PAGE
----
Against workers and Milwaukee
April 19, 2011 O. Ricardo Pimentel Editorial Column MJS
In November ’08, city of Milwaukee voters approved a sick pay ordinance with 69% of the vote.
Such margins of victory generally prompt folks to proclaim, “The people have spoken.” Such descriptors as “overwhelming” and that old standby “landslide” get bandied about.
Here’s what the state Legislature and their business enablers say: “Shut up.”
Are you sick and your boss wants you to come to work or dock your pay? Tough noogies, they, including the Metropolitan Milwaukee Association of Commerce, say. Your kid is sick and needs to stay home from school, and you don’t want to leave her home alone? Sounds like a personal problem to us.
I’m translating business-speak into plain English here. Actually, they – along with Mayor Tom Barrett – are saying that this will put Milwaukee businesses at a competitive disadvantage because businesses in other cities in other counties get to be as cruel as they need to be to protect their bottom lines. This, to create jobs in which they can dock pay from you for being sick and that they can fire you from if you have a sick kid.
To save Milwaukee from the horrors of good public health – want germs with that burger, sir? – and making Milwaukee a great place to work, the Legislature has made it unlawful for cities to set sick days for businesses in their communities.
Instead, the cities will have to follow the state template on family and medical leave. Which doesn’t include sick days.
Got that? The Legislature will impose a fix for Milwaukee’s sensible detour into workplace sanity by imposing its own policy on sick days, which amounts to no policy at all on the topic.
It is resorting to this because MMAC exhausted its immediate legal remedies. After much legal wrangling, including a 3-3 state Supreme Court tie, an appeals court upheld the ordinance. It’s legal, in other words.
No problem. The Legislature, restrained only by how high the ceilings are when business says “jump,” just redefined what’s legal.
The ordinance would have required large businesses to give employees up to nine paid sick days a year; small businesses, five.
Tim Sheehy, who heads MMAC and is a genuinely nice guy, by the way, said that most large businesses already have generous sick day policies. His group’s concern is a requirement that sets inconsistent rules across the state, affecting businesses with outlets across the state. Smaller businesses, but I’m guessing he means other businesses as well, “don’t need an arbitrary standard of care on how to attract and keep” employees, Sheehy said.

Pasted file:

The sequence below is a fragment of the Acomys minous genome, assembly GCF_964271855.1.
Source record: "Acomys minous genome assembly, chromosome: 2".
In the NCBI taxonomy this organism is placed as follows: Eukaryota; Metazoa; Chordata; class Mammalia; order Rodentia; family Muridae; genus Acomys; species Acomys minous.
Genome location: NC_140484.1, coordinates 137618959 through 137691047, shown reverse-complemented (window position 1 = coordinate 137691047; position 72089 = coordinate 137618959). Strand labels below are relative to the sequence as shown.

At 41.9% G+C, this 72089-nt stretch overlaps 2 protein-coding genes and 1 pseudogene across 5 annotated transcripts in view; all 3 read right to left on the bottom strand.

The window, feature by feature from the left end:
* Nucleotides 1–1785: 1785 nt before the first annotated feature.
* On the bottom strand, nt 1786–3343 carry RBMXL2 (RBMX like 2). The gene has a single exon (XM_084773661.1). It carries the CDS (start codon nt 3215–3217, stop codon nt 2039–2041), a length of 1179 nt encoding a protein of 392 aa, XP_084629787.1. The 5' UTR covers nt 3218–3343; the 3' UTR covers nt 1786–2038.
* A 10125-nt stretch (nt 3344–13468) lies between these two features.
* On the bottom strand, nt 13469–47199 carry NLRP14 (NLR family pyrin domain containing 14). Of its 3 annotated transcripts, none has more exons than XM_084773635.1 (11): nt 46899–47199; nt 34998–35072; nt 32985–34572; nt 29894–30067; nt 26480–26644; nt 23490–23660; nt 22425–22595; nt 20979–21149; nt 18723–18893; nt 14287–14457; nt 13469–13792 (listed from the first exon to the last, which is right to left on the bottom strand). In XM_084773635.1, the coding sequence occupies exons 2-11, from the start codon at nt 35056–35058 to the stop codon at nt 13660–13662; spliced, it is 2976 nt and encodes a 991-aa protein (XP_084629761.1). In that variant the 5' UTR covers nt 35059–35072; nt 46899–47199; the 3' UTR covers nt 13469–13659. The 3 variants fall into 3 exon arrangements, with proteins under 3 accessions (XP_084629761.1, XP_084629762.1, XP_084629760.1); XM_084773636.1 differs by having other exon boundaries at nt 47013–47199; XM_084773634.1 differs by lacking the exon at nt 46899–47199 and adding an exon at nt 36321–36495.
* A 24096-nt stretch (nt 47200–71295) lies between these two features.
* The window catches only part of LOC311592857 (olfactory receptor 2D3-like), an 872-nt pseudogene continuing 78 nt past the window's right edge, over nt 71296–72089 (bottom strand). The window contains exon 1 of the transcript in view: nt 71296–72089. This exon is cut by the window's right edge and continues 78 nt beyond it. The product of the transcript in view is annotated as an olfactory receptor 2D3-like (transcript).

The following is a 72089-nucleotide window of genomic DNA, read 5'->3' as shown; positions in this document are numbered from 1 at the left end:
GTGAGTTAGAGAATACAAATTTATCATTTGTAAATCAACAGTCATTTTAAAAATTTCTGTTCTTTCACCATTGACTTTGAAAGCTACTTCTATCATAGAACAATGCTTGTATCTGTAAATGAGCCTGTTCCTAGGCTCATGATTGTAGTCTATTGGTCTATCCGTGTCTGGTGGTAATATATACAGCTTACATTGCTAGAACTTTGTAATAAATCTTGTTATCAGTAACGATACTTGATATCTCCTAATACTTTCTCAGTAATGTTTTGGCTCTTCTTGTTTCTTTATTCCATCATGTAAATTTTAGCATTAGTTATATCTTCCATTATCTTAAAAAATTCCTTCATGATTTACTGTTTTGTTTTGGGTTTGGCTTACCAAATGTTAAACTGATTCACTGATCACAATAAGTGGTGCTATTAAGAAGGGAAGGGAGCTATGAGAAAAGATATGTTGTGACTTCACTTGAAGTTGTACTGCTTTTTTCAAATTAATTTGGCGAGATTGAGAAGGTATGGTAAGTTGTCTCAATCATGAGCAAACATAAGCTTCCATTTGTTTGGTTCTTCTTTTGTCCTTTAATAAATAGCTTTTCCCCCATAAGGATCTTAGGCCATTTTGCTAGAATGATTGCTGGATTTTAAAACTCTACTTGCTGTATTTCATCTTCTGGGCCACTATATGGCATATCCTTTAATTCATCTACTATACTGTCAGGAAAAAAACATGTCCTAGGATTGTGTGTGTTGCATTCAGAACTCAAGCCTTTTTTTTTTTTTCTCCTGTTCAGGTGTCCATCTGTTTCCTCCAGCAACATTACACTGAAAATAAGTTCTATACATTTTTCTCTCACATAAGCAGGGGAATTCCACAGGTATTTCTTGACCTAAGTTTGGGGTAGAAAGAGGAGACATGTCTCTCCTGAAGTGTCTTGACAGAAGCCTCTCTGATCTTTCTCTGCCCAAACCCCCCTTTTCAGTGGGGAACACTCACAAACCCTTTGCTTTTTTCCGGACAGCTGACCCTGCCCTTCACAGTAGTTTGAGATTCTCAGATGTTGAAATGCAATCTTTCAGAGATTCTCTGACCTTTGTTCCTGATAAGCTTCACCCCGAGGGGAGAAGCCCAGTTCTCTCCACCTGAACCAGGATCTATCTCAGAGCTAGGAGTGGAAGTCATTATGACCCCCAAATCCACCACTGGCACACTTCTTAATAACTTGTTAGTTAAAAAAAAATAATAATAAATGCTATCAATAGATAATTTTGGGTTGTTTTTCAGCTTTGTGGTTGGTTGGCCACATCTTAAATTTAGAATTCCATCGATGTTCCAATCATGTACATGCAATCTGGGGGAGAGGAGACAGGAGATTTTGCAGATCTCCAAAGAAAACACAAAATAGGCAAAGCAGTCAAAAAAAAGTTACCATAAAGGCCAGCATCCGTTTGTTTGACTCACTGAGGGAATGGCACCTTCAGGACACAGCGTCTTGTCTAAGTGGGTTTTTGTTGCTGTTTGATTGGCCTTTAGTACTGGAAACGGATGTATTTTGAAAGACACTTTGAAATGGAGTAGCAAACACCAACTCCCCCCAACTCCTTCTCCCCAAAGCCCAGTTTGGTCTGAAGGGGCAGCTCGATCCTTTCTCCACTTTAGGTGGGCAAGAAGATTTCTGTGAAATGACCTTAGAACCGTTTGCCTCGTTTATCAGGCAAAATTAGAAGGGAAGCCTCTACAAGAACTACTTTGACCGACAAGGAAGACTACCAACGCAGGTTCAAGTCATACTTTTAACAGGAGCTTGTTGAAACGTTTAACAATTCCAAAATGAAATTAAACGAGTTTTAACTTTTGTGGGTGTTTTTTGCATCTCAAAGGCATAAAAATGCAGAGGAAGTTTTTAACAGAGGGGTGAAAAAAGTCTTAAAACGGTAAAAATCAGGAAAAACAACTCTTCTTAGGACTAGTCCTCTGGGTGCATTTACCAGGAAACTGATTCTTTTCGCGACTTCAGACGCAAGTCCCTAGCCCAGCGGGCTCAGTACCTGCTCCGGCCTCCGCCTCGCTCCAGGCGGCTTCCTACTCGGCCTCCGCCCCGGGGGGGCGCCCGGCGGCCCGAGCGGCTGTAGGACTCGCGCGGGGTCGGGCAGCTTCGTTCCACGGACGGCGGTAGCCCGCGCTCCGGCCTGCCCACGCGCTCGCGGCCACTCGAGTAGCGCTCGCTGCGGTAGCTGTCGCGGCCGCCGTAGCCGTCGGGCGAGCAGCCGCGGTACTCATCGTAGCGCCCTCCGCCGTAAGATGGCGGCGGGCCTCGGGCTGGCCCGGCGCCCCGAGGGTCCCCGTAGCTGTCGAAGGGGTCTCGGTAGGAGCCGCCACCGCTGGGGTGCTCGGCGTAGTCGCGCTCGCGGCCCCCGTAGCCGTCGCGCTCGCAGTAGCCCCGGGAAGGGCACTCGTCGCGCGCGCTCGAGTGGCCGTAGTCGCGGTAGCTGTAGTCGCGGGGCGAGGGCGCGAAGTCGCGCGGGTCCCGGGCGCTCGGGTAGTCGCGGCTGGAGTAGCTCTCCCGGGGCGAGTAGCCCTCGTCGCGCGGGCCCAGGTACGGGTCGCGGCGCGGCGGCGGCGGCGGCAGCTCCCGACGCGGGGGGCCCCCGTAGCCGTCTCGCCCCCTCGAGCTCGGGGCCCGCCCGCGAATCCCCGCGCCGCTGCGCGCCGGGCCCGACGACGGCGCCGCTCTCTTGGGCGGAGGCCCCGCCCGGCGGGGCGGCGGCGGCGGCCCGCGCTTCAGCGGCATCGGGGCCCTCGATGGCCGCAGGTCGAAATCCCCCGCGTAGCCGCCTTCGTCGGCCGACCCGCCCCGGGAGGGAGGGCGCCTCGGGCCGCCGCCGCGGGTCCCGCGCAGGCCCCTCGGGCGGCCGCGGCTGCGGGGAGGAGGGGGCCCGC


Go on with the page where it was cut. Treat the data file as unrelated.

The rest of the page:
But, businesses – and the rest of us – often need precisely that. And business views any requirement as “arbitrary.”
Businesses, in fact, resist anything that threatens prerogative and profit, though it’s unlikely that providing sick days does this. There is evidence to the contrary.
So, businesses have fought everything from minimum-wage increases to smoking bans to eight-hour workdays to laws banning discrimination to the very state act that the Legislature is now using to pre-empt local voters. You’d think that track record would tell us something.
But, OK, this is what businesses do, through groups such as MMAC and Wisconsin Manufacturers & Commerce. Tax breaks, relaxed regulation, having the Legislature pretend climate change isn’t real – all fine. A break for workers never seems to be on the agenda. For that, there is union influence. Oh, right; sore topic. Sorry. Let’s not go there.
But what makes this so much more wrong here is the pre-emption of a voter-approved ordinance. The Legislature is overturning local control, expressed in an overwhelming vote at the polls.
Oh, I forgot; the smoking ban. Folks crying about local control now weren’t shedding tears over a Legislature-imposed ban statewide. Right. But do you recall an overwhelming local vote banning smoking bans? I don’t. And weren’t the anti-ban folks the ones mostly kvetching about local control back then?
But the policy matters in any case. Smoking bans save lives. Sick days better lives – and workplaces. Can’t have that.
As of this writing, the governor had not signed the bill. I hope he surprises and vetoes it.
That’s because, with the collective bargaining law, the Legislature and governor have evidenced abundant anti-worker sentiment. This pre-emption seconds the motion. And, with sick days, they will be saying that direct democracy is only what they say it is.
O. Ricardo Pimentel is a Journal Sentinel editorial columnist, blogger and writer. E-mail firstname.lastname@example.org